Mismatched Sex Drives Are Not Worth Blowing Up About

Sorry to burst your bubble, but fewer than two percent of people do it daily.
We bang less than you think.
We bang less than you think.

One of the common presentations to a sex therapist is mismatched libidos. As I wrote in an earlier blog, this mismatch may not be about differences in how often the partners want sex, but what they want sex to be about.

There are, however, many couples who want similar things in sex but differ about how often that should happen. So, if a once-a-day-person is in a relationship with a once-a-weeker, it isn't surprising that some tension may develop over time. In this scenario, who is right and who is wrong? Whose needs should be given priority, and is it possible for them to find a good enough middle ground where both are happy with their sex life?

In most cases, the pressure is on the lower drive partner to lift their libido, rather than the higher drive person to decrease their libido, as typically the lower drive person is regarded as the one with the problem. This is reinforced both in popular literature and, indeed, in the mental health profession.

Culturally, there are endless articles on how to increase your libido, but none on how to reduce your libido. In mental health, while there is psychiatric diagnosis for people whose sole issue is low or absent libido, there is no equivalent diagnosis for someone with high libido unless it is associated with another mental health problem (that is, high libido on its own is not considered to be a mental health problem).

Fortunately, there is some good research that can shed some light on how often people have sex.

The Australian Study of Health and Relationships is the country's largest study of sexual activity and attitudes; in the most recent study published in 2014, more than 20,000 participants aged between 16 and 69 were interviewed on the phone about their sexual habits by researchers from the University of New South Wales, La Trobe University and the University of Sydney.

They found that in the previous four weeks, frequency of sex for people in a heterosexual relationship for more than 12 months was as follows:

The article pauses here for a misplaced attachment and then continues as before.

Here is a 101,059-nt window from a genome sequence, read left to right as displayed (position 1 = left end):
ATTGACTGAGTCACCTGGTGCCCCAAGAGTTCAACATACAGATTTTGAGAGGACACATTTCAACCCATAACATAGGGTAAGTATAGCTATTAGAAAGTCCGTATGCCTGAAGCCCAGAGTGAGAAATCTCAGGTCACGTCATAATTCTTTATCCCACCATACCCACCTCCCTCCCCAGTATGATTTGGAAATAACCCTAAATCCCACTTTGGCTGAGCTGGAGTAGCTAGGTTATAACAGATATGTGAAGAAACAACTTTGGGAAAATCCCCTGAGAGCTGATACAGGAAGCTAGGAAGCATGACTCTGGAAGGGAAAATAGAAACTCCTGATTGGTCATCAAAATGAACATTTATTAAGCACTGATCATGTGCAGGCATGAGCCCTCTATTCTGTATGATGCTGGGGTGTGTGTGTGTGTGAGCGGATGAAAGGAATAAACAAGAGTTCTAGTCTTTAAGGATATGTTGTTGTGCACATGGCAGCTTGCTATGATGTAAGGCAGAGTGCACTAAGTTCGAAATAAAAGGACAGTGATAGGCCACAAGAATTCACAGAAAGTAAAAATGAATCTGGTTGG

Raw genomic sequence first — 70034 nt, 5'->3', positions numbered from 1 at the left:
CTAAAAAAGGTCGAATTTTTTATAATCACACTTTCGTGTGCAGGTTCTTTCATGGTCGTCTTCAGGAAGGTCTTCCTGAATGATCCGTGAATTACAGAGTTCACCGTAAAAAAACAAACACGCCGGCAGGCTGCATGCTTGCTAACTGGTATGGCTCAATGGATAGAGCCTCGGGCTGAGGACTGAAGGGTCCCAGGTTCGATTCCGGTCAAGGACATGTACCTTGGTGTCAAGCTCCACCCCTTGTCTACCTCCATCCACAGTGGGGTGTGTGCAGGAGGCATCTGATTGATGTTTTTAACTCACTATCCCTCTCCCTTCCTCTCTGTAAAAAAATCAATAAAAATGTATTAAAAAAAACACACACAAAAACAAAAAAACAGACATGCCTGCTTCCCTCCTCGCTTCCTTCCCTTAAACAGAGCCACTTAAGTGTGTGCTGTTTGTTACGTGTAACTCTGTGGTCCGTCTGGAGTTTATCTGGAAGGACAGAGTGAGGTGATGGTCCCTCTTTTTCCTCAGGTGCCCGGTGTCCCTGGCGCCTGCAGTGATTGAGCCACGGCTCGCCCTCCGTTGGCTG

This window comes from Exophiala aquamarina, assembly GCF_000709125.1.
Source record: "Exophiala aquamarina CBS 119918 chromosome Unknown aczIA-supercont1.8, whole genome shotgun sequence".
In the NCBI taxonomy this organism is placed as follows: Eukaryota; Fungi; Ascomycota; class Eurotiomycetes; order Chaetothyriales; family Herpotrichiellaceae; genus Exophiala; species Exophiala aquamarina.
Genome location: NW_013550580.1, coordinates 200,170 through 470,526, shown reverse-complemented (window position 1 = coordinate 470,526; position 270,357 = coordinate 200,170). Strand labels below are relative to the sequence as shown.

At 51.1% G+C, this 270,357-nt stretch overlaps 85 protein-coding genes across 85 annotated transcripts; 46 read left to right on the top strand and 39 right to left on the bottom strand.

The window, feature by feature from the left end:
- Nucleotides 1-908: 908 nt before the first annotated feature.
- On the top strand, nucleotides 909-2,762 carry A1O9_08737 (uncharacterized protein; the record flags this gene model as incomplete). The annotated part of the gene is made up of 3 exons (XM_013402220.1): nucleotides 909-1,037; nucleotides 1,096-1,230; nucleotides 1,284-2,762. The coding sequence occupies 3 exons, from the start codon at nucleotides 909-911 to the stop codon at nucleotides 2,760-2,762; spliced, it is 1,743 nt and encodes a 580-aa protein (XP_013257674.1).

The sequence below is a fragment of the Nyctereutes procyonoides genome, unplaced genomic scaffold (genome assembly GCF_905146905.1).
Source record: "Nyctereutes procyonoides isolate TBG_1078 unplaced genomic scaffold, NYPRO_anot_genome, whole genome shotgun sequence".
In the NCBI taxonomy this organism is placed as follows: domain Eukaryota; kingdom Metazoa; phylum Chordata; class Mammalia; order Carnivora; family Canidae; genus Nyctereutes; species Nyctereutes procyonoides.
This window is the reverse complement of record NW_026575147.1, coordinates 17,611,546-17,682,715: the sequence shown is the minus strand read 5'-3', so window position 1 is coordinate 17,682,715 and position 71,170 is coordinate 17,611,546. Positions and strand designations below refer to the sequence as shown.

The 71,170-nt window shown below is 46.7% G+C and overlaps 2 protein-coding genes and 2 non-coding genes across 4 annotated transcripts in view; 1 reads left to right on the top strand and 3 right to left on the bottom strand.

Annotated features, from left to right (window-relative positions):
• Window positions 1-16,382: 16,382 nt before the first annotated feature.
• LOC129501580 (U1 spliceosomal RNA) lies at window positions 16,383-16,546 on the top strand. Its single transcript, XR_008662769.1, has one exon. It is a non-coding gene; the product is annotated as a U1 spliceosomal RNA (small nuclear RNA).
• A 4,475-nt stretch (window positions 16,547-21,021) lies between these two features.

I've included the full table because I think the figures provide a good reality check. In summary, what this table reveals is that approximately 70 percent of couples have sex once a week or less, 20 percent have sex two to three times a week, and six percent have sex four times or more a week. Fewer than two percent have sex every day.

This doesn't buy into the argument about what is normal, it just describes what is currently happening in our community. What it does suggest, though, is that a person with a higher drive, that is wanting sex four times a week or more, on a probability basis is going to have less chance of finding a matching partner than someone who wants sex once a week or less.

The study reported that slightly less than half of the men and slightly more than half of the women, were satisfied with their sexual frequency. Of those who were dissatisfied, pretty much all the men wanted more sex, but, shattering the stereotype that it is usually the woman who is less interested in sex, two thirds of dissatisfied women also wanted sex more often, leaving a minority of women who want less sex than their current frequency.

The result which was unexpected but which I found very interesting is that despite the figures that roughly 50 percent of people are dissatisfied with their sexual frequency, 88 percent of the men reported they were very or extremely satisfied with their physical pleasure with the current partner, and 87 percent reported being very or extremely satisfied with their emotional relationship. The figures for women were 76 percent and 84 percent respectively. This means that for many people, sexual frequency is not the major determinant in relationship satisfaction. Men in all categories of sexual frequency were more likely to express greater relationship satisfaction than women.

Differences in sexual interest are not about one person being normal and the other being abnormal. As the research tells us, some couples find ways to cope with this discrepancy.

As an exercise, I ask both partners to think about how easy or difficult it would be to change their sex drive to be exactly what their partner's preferred frequency is. Typically, each partner is offended by this suggestion, and they answer: "Of course I can't make that happen." So, if it would be hard for you to change to be like your partner, this is exactly how hard it is for your partner to either lift or drop their libido to be like yours. Trying to argue your partner into change is doomed to fail.

The place to start is not to judge each other for being different, and to begin a respectful discussion about how you can each try to meet the other's needs.